He said, “Stop crying or I’ll give you something to cry about.” He sounded like my father did before he left. “Git!” he said.

One of his friends smiled at me. “She’s cute.”

I went into the kitchen and made myself some spaghetti. To test if it was done, I threw it against the kitchen wall to see if it would stick. There was nothing to put on it but salt. I stomped on a roach, carried my bowl up to my room. My brother’s side was neat, even his shoes were all lined up against the wall. He hated it when I ate up here, so I smooshed a noodle between my fingers and dropped it onto his bed. From my window I could see the massive, oblong shadow of Murphy Homes. It was plunked in the middle of the downtown commercial district, like a meteorite that fell on the city. Everybody treated it like one, too. It was dangerous to get too close, so people locked their doors when they drove past. They took another route, or if they were walking, they went all the way around Little Italy to avoid it.

Last year, a dozen kids from Murphy Homes came over to the East Side and beat on everybody in sight. I watched from my window as my brother ran down the alley toward our house. A mob of kids ran toward him with baseball bats and broken bottles. I watched him put his head down and run through them. When he got home, his face was covered in fine welts and scratches that looked like hundreds of delicate pinpricks. His face bloomed yellow-green and purple. Splitting bruises bubbled around his forehead and jaw. “Hey, little woman,” he said when I opened the door. “Get me some ice.”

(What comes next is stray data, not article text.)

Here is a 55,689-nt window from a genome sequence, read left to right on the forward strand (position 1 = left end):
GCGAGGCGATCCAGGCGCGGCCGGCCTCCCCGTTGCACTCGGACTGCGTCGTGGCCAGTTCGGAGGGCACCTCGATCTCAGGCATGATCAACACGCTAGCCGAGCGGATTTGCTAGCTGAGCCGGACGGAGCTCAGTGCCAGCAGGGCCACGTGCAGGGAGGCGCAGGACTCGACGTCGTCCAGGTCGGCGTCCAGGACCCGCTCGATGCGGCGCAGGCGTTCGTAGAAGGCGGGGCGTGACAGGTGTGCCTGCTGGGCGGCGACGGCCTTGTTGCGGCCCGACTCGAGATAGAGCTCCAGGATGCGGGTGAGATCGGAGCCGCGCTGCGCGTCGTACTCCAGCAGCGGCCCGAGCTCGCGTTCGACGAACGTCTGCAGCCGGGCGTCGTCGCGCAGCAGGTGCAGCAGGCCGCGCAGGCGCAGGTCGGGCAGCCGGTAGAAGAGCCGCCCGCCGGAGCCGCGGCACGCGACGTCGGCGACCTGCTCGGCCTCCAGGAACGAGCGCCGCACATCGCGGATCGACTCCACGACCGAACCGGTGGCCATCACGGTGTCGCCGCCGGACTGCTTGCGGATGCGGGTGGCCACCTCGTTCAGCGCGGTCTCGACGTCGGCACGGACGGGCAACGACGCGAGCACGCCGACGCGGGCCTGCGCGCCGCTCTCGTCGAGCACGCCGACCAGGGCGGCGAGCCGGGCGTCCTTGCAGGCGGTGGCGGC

In History on Monday, someone passed me a note on lined paper. It was creased in quarters, then eighths, then fourteenths. It was folded down so tight that it looked like a spitball, and I had to use the post from my earring to pick it open. The edges were fringed from being ripped out of a spiral. Inside, it read:

Meet us in the lot.
IF you aint scared.
You are (check one)
1. The suck-eggest dancers
2. The Smelliest dancers
The West Side Queens

Selena snatched it. “Aaww, yeah,” she said, bouncing up and down in her chair, and pumping her fists. “Fight, fight, fight!”

In the parking lot, everyone formed a tight circle around Dena and Selena. Janelle and I stood with DJ and his friends, who made a barricade around us with backpacks.

“Beat her ass!” the boys chanted to Dena. They were like cheerleaders, hoping for an impossible upset. “Go on! Beat her smelly ass!” But Selena sat on top of the girl, landing fists on her face and neck. Dena’s legs were twisted and awkward under Selena. “Ow!” she cried. “Git off me! Git off! You broke my leg!”

The ambulance was there in no time, and the school police wanted to talk to Selena’s mother. Selena wouldn’t tell where she lived, all the school administrators had already gone home, and we all clammed up reflexively. But then Mr. Rogers walked across the parking lot, carrying his mop on his shoulder like a fishing rod. For a moment I thought he was going to hit Selena and Dena over the head with it, but he leaned in to the police car. “She nothing but trouble,” he said. “She live in Murphy Homes, Number 124.”

The next day, Dena came to school with a cast wrapped around her leg all the way up to the thigh. Ms. Felicia stopped me and Janelle in the hall and said, “You can bet your skinny butts you two little troublemakers won’t be performing in no talent show of mine.”